Atlas rocket launches ICO G1 satellite
Monday, April 14, 2008
A United Launch Alliance Atlas V carrier rocket launched this evening from LC-41 at the Cape Canaveral Air Force Station in Florida, USA, with the ICO G1 communications satellite for ICO Satellite Management. Lift-off occurred at 20:12:00 UTC. It is the first commercial launch of an Atlas rocket since responsibility for the launches was transferred from International Launch Services to United Launch Alliance, through Lockheed Martin. Launch was completely successful, with the spacecraft separating from its carrier rocket about half an hour after launch.
The Atlas V flew in the 421 configuration, with a 4 metre wide payload fairing, twin solid rocket boosters, and a single-engined Centaur upper stage. It was the 14th flight of the Atlas V, and successfully placed the satellite into a geosynchronous orbit. The launch was dedicated to former Atlas programme employee Lynn Deckard.
ICO G1 will provide S band mobile communications for satellite phones. Its launch had been delayed from May last year, owing to delays with US government missions which were launching on Atlas, and then in light of the failure of a previous Atlas launch in June. It was constructed by Space Systems/Loral, and is based on the LS-1300 satellite bus. It is the heaviest satellite to be launched by an Atlas rocket, and the heaviest single commercial satellite to be launched into a geosynchronous transfer orbit.
Speaking after the launch, Jim Sponnik, the Vice President of the Atlas programme told the team who had conducted the launch that they "all did extremely well and the rocket did exceptionally well". Colonel Scott Henderson, of the 45th Space Wing, United States Air Force, said that the launch was "a great success", and the result of "phenomenal effort" on the part of those involved. David Malcom, the President of Lockheed Martin Commercial Space Systems described the launch as a "hole in one". Tim Bryan, the CEO of ICO Satellite Management told the United Launch Alliance team that he "can't express...what every person in this room has done for our business". He also thanked Bob Day, and ICO's space team, for their work in the build up to the launch. Michael Gass, the CEO of United Launch Alliance said that the successful launch was a "testimony to this entire team", and told flight controllers "congratulations, you're the best".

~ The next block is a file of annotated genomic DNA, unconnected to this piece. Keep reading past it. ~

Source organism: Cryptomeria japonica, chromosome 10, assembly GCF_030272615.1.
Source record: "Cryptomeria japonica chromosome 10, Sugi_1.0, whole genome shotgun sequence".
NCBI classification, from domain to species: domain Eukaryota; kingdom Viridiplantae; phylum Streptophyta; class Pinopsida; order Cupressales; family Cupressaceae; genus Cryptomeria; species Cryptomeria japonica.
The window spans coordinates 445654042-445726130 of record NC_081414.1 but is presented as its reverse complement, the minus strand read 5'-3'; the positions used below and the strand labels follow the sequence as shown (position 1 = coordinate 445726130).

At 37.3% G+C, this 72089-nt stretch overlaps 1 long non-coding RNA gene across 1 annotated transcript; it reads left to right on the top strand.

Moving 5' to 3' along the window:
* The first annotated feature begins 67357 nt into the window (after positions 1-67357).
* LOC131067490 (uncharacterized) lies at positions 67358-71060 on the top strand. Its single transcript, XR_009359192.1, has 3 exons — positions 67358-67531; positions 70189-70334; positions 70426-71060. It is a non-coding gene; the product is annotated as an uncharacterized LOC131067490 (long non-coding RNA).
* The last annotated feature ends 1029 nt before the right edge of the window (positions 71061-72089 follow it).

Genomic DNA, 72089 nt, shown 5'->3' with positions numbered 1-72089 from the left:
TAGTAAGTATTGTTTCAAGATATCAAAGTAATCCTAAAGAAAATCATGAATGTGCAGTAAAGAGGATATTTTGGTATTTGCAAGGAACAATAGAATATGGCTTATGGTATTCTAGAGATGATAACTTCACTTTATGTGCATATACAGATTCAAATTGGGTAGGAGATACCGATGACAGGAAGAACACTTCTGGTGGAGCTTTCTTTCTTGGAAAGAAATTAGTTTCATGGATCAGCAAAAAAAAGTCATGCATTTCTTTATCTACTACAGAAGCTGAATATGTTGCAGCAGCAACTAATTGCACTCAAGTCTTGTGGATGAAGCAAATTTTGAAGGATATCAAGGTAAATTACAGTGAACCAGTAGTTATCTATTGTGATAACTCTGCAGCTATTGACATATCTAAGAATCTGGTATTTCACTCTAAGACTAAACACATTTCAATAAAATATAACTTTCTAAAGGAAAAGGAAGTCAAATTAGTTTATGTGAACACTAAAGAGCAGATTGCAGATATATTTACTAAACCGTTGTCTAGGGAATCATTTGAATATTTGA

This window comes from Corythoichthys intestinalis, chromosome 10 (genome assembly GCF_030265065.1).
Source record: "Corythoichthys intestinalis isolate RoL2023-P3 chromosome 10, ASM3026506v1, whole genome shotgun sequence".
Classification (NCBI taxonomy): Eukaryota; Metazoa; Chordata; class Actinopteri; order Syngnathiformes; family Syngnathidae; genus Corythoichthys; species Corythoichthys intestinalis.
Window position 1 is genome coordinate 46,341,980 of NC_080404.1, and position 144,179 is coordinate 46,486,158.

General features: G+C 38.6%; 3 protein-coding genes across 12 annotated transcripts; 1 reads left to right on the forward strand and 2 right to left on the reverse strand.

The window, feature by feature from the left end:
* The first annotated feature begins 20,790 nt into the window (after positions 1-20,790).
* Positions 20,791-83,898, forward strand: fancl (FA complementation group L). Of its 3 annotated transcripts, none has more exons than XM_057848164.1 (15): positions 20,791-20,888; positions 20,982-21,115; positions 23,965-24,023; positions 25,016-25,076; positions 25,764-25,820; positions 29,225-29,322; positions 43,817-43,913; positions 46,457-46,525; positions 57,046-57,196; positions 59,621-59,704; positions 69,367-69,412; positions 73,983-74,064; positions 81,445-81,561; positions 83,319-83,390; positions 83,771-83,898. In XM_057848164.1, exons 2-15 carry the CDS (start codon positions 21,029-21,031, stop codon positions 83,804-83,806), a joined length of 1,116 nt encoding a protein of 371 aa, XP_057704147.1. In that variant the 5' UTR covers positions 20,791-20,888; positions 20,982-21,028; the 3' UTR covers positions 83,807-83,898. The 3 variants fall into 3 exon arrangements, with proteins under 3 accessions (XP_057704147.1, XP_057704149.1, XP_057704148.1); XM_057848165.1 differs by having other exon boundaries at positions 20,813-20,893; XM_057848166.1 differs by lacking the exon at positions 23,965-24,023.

The satellite's signal was acquired by ground tracking stations in Australia at 21:17, and the launch was confirmed to be accurate to within one nautical mile of the targeted orbit. The next Atlas launch is scheduled to occur in early July, with a DMSP weather satellite, from Vandenberg Air Force Base in California.